The gross value of farm production in Australia is forecast to increase by 8 per cent in 2015–16 to around $57.6 billion, or about 17 per cent higher than the average of $49.4 billion over the five years to 2014–15 in nominal terms.
Australia’s national agriculture commodities forecaster ABARES said in its latest outlook report that the increase was coming from higher prices of lamb, sheep, wool and beef cattle, despite forecasts for beef exports being revised down as farmers reduce slaughter rates.
“The forecast increase in livestock production mainly reflects expected increases in farmgate prices for beef cattle, lamb, sheep and wool,” said ABARES Executive Director, Karen Schneider Ms Schneider.
“We expect farmgate prices of sheep and cattle to rise as producers rebuild flocks and herds and reduce slaughter in response to an assumed improvement in seasonal conditions.
She said ABARES expected export demand for beef and lamb to also expected to remain firm, adding further upward pressure on prices.
Prices of wool are also expected to rise as a result of a forecast fall in production, based on a smaller opening flock, and an assumed lower Australian dollar, she was quoted as saying in an ABARES statement.
Forecast increases in winter crop and horticultural production are expected to more than offset falling world grains and oilseeds prices, she said, adding that export prospects would remain strong for a range of farm commodities.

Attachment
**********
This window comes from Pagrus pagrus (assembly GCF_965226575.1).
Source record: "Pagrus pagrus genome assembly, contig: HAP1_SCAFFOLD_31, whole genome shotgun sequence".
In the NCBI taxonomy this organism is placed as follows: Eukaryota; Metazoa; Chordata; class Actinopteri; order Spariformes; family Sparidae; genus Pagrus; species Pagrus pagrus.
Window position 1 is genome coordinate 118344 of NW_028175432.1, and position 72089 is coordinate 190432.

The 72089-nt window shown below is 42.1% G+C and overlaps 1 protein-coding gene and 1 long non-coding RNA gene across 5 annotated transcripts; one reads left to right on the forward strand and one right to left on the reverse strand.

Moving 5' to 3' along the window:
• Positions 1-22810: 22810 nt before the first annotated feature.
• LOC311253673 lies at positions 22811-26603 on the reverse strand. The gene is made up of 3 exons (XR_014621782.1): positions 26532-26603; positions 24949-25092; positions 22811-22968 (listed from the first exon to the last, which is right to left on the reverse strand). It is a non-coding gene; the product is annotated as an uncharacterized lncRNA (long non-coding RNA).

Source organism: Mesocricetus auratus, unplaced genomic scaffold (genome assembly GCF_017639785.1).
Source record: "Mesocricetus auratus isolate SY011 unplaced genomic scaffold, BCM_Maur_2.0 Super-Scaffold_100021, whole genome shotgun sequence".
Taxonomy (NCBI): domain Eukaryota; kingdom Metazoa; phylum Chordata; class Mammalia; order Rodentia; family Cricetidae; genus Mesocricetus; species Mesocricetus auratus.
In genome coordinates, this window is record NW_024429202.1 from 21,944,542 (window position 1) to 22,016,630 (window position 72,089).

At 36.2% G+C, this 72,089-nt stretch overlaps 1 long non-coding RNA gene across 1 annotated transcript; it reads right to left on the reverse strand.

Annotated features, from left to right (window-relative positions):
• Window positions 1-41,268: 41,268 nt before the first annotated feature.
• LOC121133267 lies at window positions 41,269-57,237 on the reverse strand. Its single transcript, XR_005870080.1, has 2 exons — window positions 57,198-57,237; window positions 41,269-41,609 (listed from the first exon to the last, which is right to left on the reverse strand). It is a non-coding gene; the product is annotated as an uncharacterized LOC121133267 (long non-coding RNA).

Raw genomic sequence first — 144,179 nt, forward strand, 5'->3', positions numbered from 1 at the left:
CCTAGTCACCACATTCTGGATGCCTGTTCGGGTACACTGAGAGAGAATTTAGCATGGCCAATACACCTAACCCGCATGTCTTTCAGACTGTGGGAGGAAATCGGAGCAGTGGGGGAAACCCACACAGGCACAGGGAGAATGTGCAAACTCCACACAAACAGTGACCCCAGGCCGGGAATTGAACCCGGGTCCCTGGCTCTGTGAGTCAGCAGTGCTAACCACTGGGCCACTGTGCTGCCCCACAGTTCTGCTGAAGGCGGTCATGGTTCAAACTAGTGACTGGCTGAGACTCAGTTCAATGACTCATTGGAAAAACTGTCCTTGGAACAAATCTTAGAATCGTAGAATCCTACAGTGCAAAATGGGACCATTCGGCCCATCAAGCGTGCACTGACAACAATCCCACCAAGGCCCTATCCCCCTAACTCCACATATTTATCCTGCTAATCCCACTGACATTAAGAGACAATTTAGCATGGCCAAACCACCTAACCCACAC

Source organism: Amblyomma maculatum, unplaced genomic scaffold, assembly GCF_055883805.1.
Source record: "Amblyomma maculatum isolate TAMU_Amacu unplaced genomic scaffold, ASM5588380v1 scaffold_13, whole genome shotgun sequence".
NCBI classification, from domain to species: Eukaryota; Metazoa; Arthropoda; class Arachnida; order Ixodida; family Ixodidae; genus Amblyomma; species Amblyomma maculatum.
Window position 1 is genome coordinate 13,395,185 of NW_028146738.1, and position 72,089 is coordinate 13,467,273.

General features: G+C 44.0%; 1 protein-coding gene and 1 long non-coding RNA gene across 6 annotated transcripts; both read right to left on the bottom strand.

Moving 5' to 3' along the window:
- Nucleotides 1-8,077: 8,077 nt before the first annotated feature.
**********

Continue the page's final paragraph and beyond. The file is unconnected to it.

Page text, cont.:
The statement said that export earnings from farm commodities are forecast to increase by 1 per cent in 2015–16 to around $44 billion—around 15 per cent higher than the average of $38.2 billion over the five years to 2014–15 in nominal terms.
Export earnings are forecast to rise for a number of farm commodities, including wheat (3 per cent), wool (9 per cent), wine (3 per cent), lamb (up 1 per cent), sugar (up 8 per cent), live feeder/slaughter cattle (16 per cent to $1.3 billion) and chickpeas (56 per cent), it said.
These forecast increases are expected to be largely offset by forecast falls in export earnings from beef and veal (3 per cent), dairy (6 per cent), coarse grains (14 per cent), canola (8 per cent), cotton (21 per cent) and mutton (2 per cent). Similarly, export earnings from fisheries products are forecast to continue their recent growth, increasing by 17 per cent to $1.7 billion, after an estimated increase of 10 per cent in 2014–15.